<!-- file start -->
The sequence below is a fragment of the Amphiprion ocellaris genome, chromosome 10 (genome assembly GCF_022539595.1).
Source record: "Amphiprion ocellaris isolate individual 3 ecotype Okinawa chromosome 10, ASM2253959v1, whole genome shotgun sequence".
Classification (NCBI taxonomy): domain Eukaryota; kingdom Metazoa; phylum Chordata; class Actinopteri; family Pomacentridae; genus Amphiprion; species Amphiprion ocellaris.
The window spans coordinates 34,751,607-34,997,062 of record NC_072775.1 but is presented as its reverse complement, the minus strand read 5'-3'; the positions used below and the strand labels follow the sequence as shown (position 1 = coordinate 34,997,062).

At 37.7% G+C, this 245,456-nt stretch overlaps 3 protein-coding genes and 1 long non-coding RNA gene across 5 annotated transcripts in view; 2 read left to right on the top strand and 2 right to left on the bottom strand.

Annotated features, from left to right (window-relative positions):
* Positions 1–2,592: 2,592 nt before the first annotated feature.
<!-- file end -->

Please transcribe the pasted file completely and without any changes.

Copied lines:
The sequence below is a fragment of the Amphiprion ocellaris genome, chromosome 10 (genome assembly GCF_022539595.1).
Source record: "Amphiprion ocellaris isolate individual 3 ecotype Okinawa chromosome 10, ASM2253959v1, whole genome shotgun sequence".
Classification (NCBI taxonomy): domain Eukaryota; kingdom Metazoa; phylum Chordata; class Actinopteri; family Pomacentridae; genus Amphiprion; species Amphiprion ocellaris.
The window spans coordinates 34,751,607-34,997,062 of record NC_072775.1 but is presented as its reverse complement, the minus strand read 5'-3'; the positions used below and the strand labels follow the sequence as shown (position 1 = coordinate 34,997,062).

At 37.7% G+C, this 245,456-nt stretch overlaps 3 protein-coding genes and 1 long non-coding RNA gene across 5 annotated transcripts in view; 2 read left to right on the top strand and 2 right to left on the bottom strand.

Annotated features, from left to right (window-relative positions):
* Positions 1–2,592: 2,592 nt before the first annotated feature.